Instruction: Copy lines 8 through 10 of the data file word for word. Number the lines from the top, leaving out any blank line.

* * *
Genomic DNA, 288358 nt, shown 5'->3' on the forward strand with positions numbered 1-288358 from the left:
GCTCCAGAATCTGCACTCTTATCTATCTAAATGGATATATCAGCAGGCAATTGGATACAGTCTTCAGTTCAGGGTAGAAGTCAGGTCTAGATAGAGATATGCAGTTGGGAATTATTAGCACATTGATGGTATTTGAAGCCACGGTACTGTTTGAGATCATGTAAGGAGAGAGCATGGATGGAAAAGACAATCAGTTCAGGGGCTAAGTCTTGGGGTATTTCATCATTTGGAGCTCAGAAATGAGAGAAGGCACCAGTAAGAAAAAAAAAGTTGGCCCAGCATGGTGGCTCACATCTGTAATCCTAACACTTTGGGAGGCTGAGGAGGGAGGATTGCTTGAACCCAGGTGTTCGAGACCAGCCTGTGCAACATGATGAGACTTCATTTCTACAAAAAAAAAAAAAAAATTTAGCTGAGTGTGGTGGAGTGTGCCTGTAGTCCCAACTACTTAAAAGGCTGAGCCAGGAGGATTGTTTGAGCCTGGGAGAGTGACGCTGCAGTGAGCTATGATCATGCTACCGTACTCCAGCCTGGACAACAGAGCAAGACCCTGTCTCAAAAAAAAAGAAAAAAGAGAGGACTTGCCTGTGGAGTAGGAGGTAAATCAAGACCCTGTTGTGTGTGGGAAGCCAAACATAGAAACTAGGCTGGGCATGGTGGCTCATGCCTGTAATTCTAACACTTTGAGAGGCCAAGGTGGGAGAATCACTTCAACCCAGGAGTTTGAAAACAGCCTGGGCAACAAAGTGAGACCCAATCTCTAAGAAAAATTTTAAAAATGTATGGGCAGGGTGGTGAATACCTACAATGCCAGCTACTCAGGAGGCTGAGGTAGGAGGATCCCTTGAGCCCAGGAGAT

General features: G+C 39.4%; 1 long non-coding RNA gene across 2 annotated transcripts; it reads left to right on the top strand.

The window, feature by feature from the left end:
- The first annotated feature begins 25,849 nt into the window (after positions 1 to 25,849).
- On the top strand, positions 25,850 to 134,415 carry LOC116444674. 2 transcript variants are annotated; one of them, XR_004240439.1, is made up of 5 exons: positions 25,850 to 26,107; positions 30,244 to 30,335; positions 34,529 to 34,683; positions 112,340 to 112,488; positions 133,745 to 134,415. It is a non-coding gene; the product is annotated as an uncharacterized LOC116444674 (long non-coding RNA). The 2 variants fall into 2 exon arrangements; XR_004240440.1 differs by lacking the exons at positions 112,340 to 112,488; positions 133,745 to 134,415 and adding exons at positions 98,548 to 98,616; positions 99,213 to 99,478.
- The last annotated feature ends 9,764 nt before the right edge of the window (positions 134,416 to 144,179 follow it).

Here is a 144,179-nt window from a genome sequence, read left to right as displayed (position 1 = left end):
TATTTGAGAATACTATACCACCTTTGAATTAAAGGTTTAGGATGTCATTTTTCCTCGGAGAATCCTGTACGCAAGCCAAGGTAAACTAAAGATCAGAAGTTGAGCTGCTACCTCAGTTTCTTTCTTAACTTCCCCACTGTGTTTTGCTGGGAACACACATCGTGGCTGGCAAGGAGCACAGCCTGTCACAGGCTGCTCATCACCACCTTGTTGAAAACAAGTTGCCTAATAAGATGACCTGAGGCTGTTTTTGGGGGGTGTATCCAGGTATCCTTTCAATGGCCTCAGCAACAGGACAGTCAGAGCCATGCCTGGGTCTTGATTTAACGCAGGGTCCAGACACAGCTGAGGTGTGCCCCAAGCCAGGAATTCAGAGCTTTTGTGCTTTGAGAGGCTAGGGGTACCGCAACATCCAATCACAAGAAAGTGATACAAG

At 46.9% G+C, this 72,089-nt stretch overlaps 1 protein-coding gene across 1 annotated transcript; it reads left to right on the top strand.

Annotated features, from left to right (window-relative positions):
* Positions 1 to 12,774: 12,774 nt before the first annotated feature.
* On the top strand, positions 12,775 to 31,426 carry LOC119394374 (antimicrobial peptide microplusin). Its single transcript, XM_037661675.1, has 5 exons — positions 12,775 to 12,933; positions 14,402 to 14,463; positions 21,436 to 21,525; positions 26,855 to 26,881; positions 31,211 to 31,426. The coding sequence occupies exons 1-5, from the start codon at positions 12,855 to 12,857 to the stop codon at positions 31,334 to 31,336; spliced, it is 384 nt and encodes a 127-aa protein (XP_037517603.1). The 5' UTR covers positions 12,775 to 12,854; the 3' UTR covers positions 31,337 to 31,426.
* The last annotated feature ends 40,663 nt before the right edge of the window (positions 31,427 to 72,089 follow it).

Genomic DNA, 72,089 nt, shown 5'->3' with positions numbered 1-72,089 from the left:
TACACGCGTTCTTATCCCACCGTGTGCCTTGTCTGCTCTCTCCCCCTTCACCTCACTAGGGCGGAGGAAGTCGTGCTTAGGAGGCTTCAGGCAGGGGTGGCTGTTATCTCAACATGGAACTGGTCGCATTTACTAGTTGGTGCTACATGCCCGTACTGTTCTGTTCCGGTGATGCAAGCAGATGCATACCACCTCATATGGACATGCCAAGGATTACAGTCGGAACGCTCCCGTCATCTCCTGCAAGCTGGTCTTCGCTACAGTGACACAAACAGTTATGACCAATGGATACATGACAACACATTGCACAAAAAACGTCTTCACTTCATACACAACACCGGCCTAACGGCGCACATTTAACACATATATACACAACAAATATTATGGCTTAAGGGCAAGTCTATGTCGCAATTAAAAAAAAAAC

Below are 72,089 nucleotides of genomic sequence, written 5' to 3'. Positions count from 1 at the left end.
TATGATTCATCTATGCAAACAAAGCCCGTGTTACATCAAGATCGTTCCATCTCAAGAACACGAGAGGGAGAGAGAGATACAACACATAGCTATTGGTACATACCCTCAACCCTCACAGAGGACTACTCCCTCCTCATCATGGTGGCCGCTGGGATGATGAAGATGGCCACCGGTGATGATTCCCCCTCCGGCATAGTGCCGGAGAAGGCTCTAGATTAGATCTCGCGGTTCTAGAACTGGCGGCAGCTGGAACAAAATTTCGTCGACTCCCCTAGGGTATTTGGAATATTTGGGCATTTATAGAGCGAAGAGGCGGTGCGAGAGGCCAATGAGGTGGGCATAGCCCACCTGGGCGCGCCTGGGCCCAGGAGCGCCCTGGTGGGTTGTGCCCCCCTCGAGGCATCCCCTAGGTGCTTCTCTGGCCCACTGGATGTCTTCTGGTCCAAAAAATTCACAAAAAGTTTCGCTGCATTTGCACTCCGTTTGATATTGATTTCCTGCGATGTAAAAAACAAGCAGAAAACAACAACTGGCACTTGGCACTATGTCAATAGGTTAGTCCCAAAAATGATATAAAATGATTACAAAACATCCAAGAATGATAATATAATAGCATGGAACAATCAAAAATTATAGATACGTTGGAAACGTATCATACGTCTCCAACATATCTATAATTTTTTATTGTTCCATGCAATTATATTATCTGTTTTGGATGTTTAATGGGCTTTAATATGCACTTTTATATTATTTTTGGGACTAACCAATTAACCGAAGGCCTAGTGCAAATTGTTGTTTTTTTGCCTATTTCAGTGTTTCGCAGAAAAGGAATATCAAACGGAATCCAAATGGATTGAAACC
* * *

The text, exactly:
Here is a 144,179-nt window from a genome sequence, read left to right as displayed (position 1 = left end):
TATTTGAGAATACTATACCACCTTTGAATTAAAGGTTTAGGATGTCATTTTTCCTCGGAGAATCCTGTACGCAAGCCAAGGTAAACTAAAGATCAGAAGTTGAGCTGCTACCTCAGTTTCTTTCTTAACTTCCCCACTGTGTTTTGCTGGGAACACACATCGTGGCTGGCAAGGAGCACAGCCTGTCACAGGCTGCTCATCACCACCTTGTTGAAAACAAGTTGCCTAATAAGATGACCTGAGGCTGTTTTTGGGGGGTGTATCCAGGTATCCTTTCAATGGCCTCAGCAACAGGACAGTCAGAGCCATGCCTGGGTCTTGATTTAACGCAGGGTCCAGACACAGCTGAGGTGTGCCCCAAGCCAGGAATTCAGAGCTTTTGTGCTTTGAGAGGCTAGGGGTACCGCAACATCCAATCACAAGAAAGTGATACAAG

At 46.9% G+C, this 72,089-nt stretch overlaps 1 protein-coding gene across 1 annotated transcript; it reads left to right on the top strand.